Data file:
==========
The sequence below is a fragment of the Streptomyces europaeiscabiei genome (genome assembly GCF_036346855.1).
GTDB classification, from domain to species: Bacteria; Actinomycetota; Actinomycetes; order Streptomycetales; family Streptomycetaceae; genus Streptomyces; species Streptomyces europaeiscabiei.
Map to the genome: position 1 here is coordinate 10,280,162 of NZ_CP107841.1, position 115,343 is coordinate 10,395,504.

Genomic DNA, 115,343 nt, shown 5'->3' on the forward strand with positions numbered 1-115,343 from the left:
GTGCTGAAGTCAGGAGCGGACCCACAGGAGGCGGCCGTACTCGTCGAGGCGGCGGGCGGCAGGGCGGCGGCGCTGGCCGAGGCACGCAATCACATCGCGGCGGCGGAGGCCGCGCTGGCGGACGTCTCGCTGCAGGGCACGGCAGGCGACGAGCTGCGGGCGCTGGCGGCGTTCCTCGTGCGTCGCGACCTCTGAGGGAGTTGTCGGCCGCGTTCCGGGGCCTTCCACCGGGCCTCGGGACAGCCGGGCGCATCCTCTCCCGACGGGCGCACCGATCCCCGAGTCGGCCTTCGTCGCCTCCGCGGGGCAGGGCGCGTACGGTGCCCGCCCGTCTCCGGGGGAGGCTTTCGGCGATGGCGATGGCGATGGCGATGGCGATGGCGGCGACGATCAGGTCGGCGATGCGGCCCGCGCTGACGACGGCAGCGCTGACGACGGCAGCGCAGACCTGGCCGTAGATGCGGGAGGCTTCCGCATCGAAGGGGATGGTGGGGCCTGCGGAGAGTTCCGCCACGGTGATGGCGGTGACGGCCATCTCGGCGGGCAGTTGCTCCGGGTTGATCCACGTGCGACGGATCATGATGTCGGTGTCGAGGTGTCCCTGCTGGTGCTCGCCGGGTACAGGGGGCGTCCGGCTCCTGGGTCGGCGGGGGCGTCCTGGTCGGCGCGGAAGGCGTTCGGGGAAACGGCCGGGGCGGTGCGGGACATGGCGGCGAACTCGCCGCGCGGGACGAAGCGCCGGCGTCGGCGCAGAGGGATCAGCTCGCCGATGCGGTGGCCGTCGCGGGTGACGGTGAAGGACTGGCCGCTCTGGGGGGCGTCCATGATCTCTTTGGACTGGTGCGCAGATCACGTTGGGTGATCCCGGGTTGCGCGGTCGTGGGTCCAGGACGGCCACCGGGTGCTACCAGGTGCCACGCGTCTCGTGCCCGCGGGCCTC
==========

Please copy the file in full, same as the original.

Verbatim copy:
The sequence below is a fragment of the Streptomyces europaeiscabiei genome (genome assembly GCF_036346855.1).
GTDB classification, from domain to species: Bacteria; Actinomycetota; Actinomycetes; order Streptomycetales; family Streptomycetaceae; genus Streptomyces; species Streptomyces europaeiscabiei.
Map to the genome: position 1 here is coordinate 10,280,162 of NZ_CP107841.1, position 115,343 is coordinate 10,395,504.

Genomic DNA, 115,343 nt, shown 5'->3' on the forward strand with positions numbered 1-115,343 from the left:
GTGCTGAAGTCAGGAGCGGACCCACAGGAGGCGGCCGTACTCGTCGAGGCGGCGGGCGGCAGGGCGGCGGCGCTGGCCGAGGCACGCAATCACATCGCGGCGGCGGAGGCCGCGCTGGCGGACGTCTCGCTGCAGGGCACGGCAGGCGACGAGCTGCGGGCGCTGGCGGCGTTCCTCGTGCGTCGCGACCTCTGAGGGAGTTGTCGGCCGCGTTCCGGGGCCTTCCACCGGGCCTCGGGACAGCCGGGCGCATCCTCTCCCGACGGGCGCACCGATCCCCGAGTCGGCCTTCGTCGCCTCCGCGGGGCAGGGCGCGTACGGTGCCCGCCCGTCTCCGGGGGAGGCTTTCGGCGATGGCGATGGCGATGGCGATGGCGATGGCGGCGACGATCAGGTCGGCGATGCGGCCCGCGCTGACGACGGCAGCGCTGACGACGGCAGCGCAGACCTGGCCGTAGATGCGGGAGGCTTCCGCATCGAAGGGGATGGTGGGGCCTGCGGAGAGTTCCGCCACGGTGATGGCGGTGACGGCCATCTCGGCGGGCAGTTGCTCCGGGTTGATCCACGTGCGACGGATCATGATGTCGGTGTCGAGGTGTCCCTGCTGGTGCTCGCCGGGTACAGGGGGCGTCCGGCTCCTGGGTCGGCGGGGGCGTCCTGGTCGGCGCGGAAGGCGTTCGGGGAAACGGCCGGGGCGGTGCGGGACATGGCGGCGAACTCGCCGCGCGGGACGAAGCGCCGGCGTCGGCGCAGAGGGATCAGCTCGCCGATGCGGTGGCCGTCGCGGGTGACGGTGAAGGACTGGCCGCTCTGGGGGGCGTCCATGATCTCTTTGGACTGGTGCGCAGATCACGTTGGGTGATCCCGGGTTGCGCGGTCGTGGGTCCAGGACGGCCACCGGGTGCTACCAGGTGCCACGCGTCTCGTGCCCGCGGGCCTC